Zeltmann, NYPA President, Calls for Strengthened
June 26, 2003
FOR IMMEDIATE RELEASE
NEW YORK—New York Power Authority (NYPA) President
and Chief Executive Officer Eugene W. Zeltmann called Thursday for
bolstering the power transmission system as part of a varied effort to
assure reliable, low-cost electricity for the state’s homes and
“Without a strong interregional transmission system, we cannot have a
truly reliable power supply,” Zeltmann said in remarks at a forum on New
York power issues. “We cannot have a truly diverse power supply. And
we cannot have a truly competitive power supply.”
Zeltmann said potential options for overcoming
bottlenecks on the state’s transmission network include upgrades to
existing lines, construction of new lines and use of new technologies.
In certain circumstances, he said, building clean new power plants near
areas of heavy electricity use could ease transmission congestion and
eliminate the need for new lines.
He said transmission improvements, along with clean
new plants and aggressive initiatives to promote energy efficiency,
should be part of a three-part strategy for meeting power needs.
“Clearly, we must focus on providing the regulatory
certainty, the investment incentives and the cost-recovery mechanisms
that will be needed if we are to upgrade and expand our transmission
network,” Zeltmann told the audience at the Marriott Eastside Hotel.
Zeltmann said the coming of competition to the power
industry in New York and other parts of the country has put new demands
on a transmission system that was largely designed in the last century
to meet relatively limited, localized needs.
“Today, we’re asking the network to serve as an
open-access interstate highway for wholesale power transactions,” he
said. “Yet most new transmission currently is being built to serve
local load and to connect new generation to the grid, instead of
bolstering the transfer capacity of regional electricity markets.”
In New York, Zeltmann said, 10 applications to build
major new transmission lines have been filed under the state Public
Service Commission’s Article VII siting process since early in 2000.
While four of the applications have been approved, only one project, an
underwater cable from New Haven, Conn., to Shoreham on Long Island, has
been completed, and it has been prevented from operating by Connecticut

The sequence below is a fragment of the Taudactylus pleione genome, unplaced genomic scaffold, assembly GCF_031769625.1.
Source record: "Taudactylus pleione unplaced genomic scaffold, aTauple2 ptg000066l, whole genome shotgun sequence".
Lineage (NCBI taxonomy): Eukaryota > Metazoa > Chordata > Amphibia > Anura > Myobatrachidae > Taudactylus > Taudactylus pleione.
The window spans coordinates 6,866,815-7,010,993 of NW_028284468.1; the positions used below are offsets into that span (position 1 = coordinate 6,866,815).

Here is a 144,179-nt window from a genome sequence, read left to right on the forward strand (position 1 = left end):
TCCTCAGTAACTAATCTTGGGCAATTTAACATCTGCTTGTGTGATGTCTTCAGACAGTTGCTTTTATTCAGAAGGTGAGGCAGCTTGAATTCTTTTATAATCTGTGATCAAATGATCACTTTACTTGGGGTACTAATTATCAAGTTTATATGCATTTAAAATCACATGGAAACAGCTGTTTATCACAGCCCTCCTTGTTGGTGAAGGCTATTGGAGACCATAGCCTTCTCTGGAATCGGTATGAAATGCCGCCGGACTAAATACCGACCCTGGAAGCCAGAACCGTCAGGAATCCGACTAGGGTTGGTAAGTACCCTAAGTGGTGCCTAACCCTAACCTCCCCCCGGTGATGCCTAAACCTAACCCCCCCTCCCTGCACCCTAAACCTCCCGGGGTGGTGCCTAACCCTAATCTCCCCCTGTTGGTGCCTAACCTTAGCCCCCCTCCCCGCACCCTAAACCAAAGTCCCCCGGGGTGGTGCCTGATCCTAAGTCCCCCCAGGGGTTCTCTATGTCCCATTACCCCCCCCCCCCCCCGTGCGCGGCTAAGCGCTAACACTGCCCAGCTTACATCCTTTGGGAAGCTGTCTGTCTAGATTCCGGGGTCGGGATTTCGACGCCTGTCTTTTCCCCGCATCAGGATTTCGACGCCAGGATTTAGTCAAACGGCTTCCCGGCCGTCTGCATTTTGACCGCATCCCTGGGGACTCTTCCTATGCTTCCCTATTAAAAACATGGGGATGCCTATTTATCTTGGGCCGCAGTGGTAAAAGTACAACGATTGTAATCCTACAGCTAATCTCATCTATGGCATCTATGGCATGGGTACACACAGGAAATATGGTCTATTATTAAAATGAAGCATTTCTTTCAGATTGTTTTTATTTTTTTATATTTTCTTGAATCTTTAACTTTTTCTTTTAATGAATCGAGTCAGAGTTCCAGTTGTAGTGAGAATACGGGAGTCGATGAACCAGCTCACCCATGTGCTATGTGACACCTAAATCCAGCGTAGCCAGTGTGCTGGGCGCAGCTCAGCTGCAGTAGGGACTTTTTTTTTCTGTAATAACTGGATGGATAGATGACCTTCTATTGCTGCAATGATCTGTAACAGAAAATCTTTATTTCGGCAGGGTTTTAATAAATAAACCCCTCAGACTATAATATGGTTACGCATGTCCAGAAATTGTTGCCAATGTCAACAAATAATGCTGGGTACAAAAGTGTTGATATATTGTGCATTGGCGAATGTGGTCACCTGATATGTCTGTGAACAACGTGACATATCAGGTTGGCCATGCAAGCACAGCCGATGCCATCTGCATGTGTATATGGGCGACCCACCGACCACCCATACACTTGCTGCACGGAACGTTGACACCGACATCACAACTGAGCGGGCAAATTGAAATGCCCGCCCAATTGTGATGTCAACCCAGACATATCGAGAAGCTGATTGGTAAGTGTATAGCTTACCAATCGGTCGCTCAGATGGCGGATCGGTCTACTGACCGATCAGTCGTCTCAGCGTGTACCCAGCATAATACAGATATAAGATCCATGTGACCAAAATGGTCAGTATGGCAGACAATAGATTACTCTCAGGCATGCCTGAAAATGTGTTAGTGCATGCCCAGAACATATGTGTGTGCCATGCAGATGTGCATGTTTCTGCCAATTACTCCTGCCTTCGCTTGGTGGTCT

Several of the lines would be local facilities,
linked to individual power plants.
Zeltmann noted that the New York Independent System
Operator, which runs the state’s transmission system, is evaluating
several potential upgrades to existing lines on the most congested
power-supply corridor—between Marcy, near Utica, and Pleasant Valley,
near Poughkeepsie. He also cited potential merchant projects that would
carry power underwater from New Jersey to New York City and Long Island
and along railroad rights-of-way from near Albany to the city.
Meanwhile, Zeltmann said, the Power Authority is
completing work on the world’s most advanced device for controlling
voltage and power flows on existing lines. The convertible static
compensator at NYPA’s Marcy Substation has boosted capacity on the
statewide system by nearly 200 megawatts by strengthening voltage
support. When completed later this year, it will permit operators
for the first time to transfer power from a heavily used line to one
with spare capacity.
Zeltmann said six small, clean power plants that
NYPA installed in New York City two years ago have shown that “new
strategically placed generation on even a modest scale can strengthen
system reliability and save money for consumers.”
He noted that all of the plants are located on the
138-kilovolt transmission system, which is often heavily congested.
But, because they are beyond the bottlenecks, they can send power
directly on to the system for use in a local area, averting power
shortages and reducing costs to consumers that result from transmission
“These plants also provide important environmental
benefits,” Zeltmann said. “They’re the cleanest power plants in New
York City and generally displace generation from older, less efficient
plants in their areas.”